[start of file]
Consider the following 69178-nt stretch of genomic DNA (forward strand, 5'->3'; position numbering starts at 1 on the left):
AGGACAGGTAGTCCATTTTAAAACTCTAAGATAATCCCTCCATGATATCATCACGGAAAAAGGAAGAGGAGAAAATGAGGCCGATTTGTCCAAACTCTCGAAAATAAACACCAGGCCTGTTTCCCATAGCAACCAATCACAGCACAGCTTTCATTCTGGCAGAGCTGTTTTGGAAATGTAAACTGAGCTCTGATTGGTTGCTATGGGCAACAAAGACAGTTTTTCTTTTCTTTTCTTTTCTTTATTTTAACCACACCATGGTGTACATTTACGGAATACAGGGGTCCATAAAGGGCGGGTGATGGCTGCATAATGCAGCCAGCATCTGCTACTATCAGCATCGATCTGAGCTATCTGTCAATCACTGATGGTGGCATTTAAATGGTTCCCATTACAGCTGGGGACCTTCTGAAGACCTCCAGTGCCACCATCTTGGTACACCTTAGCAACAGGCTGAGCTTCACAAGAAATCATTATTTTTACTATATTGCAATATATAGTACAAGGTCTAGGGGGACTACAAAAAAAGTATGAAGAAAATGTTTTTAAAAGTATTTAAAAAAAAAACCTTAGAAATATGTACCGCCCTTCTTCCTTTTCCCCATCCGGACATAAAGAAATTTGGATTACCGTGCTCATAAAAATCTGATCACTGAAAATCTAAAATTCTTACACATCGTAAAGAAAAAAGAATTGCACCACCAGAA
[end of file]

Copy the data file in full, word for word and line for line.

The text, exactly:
Consider the following 69178-nt stretch of genomic DNA (forward strand, 5'->3'; position numbering starts at 1 on the left):
AGGACAGGTAGTCCATTTTAAAACTCTAAGATAATCCCTCCATGATATCATCACGGAAAAAGGAAGAGGAGAAAATGAGGCCGATTTGTCCAAACTCTCGAAAATAAACACCAGGCCTGTTTCCCATAGCAACCAATCACAGCACAGCTTTCATTCTGGCAGAGCTGTTTTGGAAATGTAAACTGAGCTCTGATTGGTTGCTATGGGCAACAAAGACAGTTTTTCTTTTCTTTTCTTTTCTTTATTTTAACCACACCATGGTGTACATTTACGGAATACAGGGGTCCATAAAGGGCGGGTGATGGCTGCATAATGCAGCCAGCATCTGCTACTATCAGCATCGATCTGAGCTATCTGTCAATCACTGATGGTGGCATTTAAATGGTTCCCATTACAGCTGGGGACCTTCTGAAGACCTCCAGTGCCACCATCTTGGTACACCTTAGCAACAGGCTGAGCTTCACAAGAAATCATTATTTTTACTATATTGCAATATATAGTACAAGGTCTAGGGGGACTACAAAAAAAGTATGAAGAAAATGTTTTTAAAAGTATTTAAAAAAAAAACCTTAGAAATATGTACCGCCCTTCTTCCTTTTCCCCATCCGGACATAAAGAAATTTGGATTACCGTGCTCATAAAAATCTGATCACTGAAAATCTAAAATTCTTACACATCGTAAAGAAAAAAGAATTGCACCACCAGAA